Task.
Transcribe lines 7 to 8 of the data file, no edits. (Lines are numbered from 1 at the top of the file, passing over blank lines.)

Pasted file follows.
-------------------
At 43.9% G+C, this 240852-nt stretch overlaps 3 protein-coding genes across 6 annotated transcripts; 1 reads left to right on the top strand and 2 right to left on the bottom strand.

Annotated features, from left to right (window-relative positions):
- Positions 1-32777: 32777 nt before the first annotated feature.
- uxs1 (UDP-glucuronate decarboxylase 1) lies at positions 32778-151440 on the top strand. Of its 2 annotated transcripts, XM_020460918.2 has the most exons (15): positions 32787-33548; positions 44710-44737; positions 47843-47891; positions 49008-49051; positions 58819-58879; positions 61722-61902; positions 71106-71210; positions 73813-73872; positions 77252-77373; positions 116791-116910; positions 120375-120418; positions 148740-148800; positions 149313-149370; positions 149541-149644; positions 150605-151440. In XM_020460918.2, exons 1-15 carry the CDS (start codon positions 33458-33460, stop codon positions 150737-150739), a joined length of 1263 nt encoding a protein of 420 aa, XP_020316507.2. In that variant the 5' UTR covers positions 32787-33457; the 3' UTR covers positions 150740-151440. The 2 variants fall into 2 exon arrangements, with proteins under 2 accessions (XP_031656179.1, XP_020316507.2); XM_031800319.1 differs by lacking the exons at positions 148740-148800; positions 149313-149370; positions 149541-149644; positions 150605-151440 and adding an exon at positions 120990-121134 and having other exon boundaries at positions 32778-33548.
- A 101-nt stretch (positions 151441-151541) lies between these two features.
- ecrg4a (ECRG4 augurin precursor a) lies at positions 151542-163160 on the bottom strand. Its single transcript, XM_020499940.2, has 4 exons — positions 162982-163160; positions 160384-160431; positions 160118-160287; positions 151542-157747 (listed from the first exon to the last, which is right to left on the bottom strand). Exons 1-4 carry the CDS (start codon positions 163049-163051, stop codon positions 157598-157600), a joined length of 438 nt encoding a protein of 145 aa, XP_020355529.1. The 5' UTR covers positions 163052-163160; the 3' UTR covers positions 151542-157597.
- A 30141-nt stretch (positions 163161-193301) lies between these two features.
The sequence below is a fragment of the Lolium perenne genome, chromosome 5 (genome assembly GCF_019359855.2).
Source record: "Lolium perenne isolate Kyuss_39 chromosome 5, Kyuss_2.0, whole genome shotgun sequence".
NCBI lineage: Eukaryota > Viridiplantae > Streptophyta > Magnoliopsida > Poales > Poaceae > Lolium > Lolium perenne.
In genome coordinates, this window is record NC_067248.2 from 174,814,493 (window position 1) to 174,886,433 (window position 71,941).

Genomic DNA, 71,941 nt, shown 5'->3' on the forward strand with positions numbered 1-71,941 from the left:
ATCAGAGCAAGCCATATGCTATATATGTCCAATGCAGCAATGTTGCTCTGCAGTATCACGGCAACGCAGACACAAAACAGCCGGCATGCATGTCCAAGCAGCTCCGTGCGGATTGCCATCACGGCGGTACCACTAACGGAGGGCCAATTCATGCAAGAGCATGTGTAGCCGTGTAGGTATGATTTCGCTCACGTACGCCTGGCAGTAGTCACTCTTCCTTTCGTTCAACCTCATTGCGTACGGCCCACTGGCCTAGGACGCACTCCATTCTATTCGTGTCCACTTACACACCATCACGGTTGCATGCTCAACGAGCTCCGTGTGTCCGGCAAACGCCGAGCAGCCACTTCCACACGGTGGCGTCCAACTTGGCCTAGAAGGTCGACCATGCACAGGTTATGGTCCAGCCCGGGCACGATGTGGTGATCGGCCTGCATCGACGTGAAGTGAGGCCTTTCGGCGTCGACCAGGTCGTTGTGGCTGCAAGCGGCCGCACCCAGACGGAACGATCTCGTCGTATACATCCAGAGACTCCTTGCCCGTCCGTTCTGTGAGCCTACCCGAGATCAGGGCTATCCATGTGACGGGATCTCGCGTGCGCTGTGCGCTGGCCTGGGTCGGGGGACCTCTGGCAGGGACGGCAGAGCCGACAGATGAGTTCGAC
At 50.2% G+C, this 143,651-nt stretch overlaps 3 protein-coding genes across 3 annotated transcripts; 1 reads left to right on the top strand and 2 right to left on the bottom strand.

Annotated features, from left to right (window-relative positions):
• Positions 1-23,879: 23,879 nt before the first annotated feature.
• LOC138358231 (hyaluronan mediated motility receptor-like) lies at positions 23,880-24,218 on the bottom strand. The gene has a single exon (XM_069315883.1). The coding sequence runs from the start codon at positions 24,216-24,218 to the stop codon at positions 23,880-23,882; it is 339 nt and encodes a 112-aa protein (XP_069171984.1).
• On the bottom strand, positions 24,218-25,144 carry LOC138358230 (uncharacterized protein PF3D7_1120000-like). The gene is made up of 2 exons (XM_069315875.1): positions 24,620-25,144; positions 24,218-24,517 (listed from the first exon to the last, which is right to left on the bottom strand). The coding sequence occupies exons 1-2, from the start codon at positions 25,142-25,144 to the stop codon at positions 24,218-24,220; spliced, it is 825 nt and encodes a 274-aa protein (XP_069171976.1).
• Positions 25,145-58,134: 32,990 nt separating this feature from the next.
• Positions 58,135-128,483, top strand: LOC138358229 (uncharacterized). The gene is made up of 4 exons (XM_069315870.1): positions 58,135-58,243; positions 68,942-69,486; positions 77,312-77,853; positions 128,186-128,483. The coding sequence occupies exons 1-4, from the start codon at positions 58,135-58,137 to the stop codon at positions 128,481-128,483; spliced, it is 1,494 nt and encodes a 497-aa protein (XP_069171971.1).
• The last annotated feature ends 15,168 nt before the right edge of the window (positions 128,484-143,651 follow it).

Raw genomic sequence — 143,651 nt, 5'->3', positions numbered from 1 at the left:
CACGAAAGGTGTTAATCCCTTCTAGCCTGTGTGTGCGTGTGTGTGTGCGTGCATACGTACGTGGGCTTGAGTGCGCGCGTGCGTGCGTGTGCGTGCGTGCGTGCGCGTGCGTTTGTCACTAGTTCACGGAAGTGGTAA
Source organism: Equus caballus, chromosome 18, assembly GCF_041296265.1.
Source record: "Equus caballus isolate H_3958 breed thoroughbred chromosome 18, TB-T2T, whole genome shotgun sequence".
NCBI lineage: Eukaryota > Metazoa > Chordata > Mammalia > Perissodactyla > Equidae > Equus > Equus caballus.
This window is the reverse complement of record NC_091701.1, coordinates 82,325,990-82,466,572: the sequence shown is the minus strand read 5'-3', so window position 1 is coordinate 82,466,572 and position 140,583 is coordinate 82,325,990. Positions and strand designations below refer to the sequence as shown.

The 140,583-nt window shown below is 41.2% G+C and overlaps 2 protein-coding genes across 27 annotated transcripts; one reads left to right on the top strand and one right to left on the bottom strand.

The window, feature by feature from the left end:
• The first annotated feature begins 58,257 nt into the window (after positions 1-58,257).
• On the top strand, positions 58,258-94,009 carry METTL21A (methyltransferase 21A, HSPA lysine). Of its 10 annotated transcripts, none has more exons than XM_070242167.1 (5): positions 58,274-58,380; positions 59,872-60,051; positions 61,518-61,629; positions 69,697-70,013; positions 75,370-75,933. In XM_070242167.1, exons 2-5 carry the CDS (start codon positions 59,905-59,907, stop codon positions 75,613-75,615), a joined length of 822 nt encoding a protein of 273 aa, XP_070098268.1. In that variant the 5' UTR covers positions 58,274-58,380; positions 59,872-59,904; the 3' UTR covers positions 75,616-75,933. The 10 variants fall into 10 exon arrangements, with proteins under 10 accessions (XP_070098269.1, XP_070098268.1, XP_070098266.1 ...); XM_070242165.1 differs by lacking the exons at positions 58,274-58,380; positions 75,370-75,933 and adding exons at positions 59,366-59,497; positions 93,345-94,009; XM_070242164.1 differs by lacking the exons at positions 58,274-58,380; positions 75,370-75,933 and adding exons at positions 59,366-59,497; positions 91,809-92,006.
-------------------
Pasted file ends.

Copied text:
- A 30141-nt stretch (positions 163161-193301) lies between these two features.
The sequence below is a fragment of the Lolium perenne genome, chromosome 5 (genome assembly GCF_019359855.2).